Cost of Tolerance: Physiological Consequences of Evolved Resistance to Inhabit a Polluted Environment in Teleost Fish Fundulus heteroclitus.
Anthropogenic stressors, including pollutants, are key evolutionary drivers. It is hypothesized that rapid evolution to anthropogenic changes may alter fundamental physiological processes (e.g., energy metabolism), compromising an organism's capacity to respond to additional stressors. The Elizabeth River (ER) Superfund site represents a "natural-experiment" to explore this hypothesis in several subpopulations of Atlantic killifish that have evolved a gradation of resistance to a ubiquitous pollutant-polycyclic aromatic hydrocarbons (PAH). We examined bioenergetic shifts and associated consequences in PAH-resistant killifish by integrating genomic, physiological, and modeling approaches. Population genomics data revealed that genomic regions encoding bioenergetic processes are under selection in PAH-adapted fish from the most contaminated ER site and ex vivo studies confirmed altered mitochondrial function in these fish. Further analyses extending to differentially PAH-resistant subpopulations showed organismal level bioenergetic shifts in ER fish that are associated with increased cost of living, decreased performance, and altered metabolic response to temperature stress-an indication of reduced thermal plasticity. A movement model predicted a higher energetic cost for PAH-resistant subpopulations when seeking an optimum habitat. Collectively, we demonstrate that pollution adaption and inhabiting contaminated environments may result in physiological shifts leading to compromised organismal capacity to respond to additional stressors.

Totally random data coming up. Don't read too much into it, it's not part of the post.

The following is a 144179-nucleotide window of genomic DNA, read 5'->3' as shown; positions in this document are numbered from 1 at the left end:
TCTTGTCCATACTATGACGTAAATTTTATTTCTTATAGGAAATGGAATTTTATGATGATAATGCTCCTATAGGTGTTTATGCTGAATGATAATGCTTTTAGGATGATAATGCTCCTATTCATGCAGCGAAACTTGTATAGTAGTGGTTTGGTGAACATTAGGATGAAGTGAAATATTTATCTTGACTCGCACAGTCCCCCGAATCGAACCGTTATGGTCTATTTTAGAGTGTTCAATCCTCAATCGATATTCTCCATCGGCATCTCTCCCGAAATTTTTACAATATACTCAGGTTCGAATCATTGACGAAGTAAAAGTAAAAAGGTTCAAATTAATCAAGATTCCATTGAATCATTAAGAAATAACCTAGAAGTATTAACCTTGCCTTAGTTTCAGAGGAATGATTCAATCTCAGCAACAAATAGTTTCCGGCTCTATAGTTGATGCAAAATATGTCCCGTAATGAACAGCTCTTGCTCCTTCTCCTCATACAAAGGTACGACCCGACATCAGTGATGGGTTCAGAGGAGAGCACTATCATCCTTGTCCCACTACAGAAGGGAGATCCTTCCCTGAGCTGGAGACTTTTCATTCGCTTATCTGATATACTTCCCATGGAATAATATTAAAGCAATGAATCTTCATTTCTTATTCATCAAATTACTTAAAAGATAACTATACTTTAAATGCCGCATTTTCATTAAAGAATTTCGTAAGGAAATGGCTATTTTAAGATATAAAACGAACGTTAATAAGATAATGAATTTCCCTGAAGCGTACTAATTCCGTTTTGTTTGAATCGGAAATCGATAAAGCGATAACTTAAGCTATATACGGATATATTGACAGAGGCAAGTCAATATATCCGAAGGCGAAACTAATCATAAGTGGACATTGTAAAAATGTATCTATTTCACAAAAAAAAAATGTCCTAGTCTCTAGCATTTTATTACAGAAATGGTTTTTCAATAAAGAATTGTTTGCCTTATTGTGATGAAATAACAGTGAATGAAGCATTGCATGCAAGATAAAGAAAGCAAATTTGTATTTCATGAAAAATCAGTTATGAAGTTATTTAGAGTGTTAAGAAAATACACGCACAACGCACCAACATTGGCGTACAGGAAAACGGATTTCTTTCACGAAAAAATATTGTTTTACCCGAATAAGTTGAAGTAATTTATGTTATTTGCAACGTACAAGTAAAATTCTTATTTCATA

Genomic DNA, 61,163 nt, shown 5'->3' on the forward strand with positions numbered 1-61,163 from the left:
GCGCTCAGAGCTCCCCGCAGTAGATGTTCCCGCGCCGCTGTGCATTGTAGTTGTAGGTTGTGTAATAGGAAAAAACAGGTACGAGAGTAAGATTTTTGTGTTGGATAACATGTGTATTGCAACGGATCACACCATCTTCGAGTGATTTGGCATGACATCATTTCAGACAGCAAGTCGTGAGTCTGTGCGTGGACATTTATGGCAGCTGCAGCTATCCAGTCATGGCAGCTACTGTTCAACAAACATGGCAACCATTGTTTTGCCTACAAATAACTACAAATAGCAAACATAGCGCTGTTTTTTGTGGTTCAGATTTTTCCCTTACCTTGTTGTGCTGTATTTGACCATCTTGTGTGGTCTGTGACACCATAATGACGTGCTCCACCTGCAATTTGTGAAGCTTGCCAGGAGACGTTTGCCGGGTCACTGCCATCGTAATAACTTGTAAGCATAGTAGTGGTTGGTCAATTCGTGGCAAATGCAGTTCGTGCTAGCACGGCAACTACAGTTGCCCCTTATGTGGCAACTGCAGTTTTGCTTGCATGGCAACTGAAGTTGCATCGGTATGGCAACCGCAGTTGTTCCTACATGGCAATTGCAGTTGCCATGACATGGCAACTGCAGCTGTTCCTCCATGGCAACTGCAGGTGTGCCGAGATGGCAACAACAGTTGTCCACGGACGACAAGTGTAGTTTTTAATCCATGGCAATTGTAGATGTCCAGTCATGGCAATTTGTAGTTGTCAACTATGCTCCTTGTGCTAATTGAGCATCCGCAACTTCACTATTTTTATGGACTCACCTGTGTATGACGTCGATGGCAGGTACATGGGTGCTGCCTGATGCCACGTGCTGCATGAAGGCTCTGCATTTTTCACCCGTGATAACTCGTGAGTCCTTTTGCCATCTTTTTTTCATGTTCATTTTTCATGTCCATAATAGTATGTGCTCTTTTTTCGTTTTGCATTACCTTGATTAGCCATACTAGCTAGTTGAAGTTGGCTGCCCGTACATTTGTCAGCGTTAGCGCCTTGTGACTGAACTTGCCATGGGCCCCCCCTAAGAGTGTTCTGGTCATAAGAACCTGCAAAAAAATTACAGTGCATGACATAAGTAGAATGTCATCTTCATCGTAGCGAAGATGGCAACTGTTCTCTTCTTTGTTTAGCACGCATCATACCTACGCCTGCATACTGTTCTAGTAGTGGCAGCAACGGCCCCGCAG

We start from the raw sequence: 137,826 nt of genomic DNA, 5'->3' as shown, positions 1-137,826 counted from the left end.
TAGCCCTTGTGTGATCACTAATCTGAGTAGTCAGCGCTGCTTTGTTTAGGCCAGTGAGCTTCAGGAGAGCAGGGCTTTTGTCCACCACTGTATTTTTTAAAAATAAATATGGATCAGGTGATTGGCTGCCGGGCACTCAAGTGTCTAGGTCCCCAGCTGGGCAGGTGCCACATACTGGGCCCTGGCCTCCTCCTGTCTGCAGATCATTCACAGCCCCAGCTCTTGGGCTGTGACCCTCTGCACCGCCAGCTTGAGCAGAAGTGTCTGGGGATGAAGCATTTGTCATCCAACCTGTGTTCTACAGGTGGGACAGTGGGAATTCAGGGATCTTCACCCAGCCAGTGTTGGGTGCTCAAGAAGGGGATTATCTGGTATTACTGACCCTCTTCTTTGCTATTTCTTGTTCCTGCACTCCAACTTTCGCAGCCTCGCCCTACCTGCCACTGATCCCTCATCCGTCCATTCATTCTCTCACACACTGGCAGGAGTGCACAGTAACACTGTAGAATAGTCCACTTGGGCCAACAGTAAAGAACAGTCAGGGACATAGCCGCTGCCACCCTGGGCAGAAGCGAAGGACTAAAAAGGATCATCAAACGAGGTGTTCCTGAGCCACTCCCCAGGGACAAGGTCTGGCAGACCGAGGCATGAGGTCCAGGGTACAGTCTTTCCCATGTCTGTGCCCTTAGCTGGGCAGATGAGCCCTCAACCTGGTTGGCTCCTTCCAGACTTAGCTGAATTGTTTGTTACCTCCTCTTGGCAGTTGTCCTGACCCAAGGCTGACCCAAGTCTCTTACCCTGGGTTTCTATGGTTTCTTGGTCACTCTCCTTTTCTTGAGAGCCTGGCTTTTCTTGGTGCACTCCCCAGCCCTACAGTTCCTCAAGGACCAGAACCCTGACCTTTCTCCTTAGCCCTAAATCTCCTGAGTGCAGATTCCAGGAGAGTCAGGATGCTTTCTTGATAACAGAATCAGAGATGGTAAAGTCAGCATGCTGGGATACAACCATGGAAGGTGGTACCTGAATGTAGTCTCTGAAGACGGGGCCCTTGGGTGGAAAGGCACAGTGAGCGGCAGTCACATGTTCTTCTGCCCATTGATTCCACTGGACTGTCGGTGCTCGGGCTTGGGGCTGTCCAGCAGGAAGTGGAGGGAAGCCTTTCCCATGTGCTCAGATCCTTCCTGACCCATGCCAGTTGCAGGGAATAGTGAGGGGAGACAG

Jayasundara, N; Fernando, PW; Osterberg, JS; Cammen, KM; Schultz, TF; Di Giulio, RT
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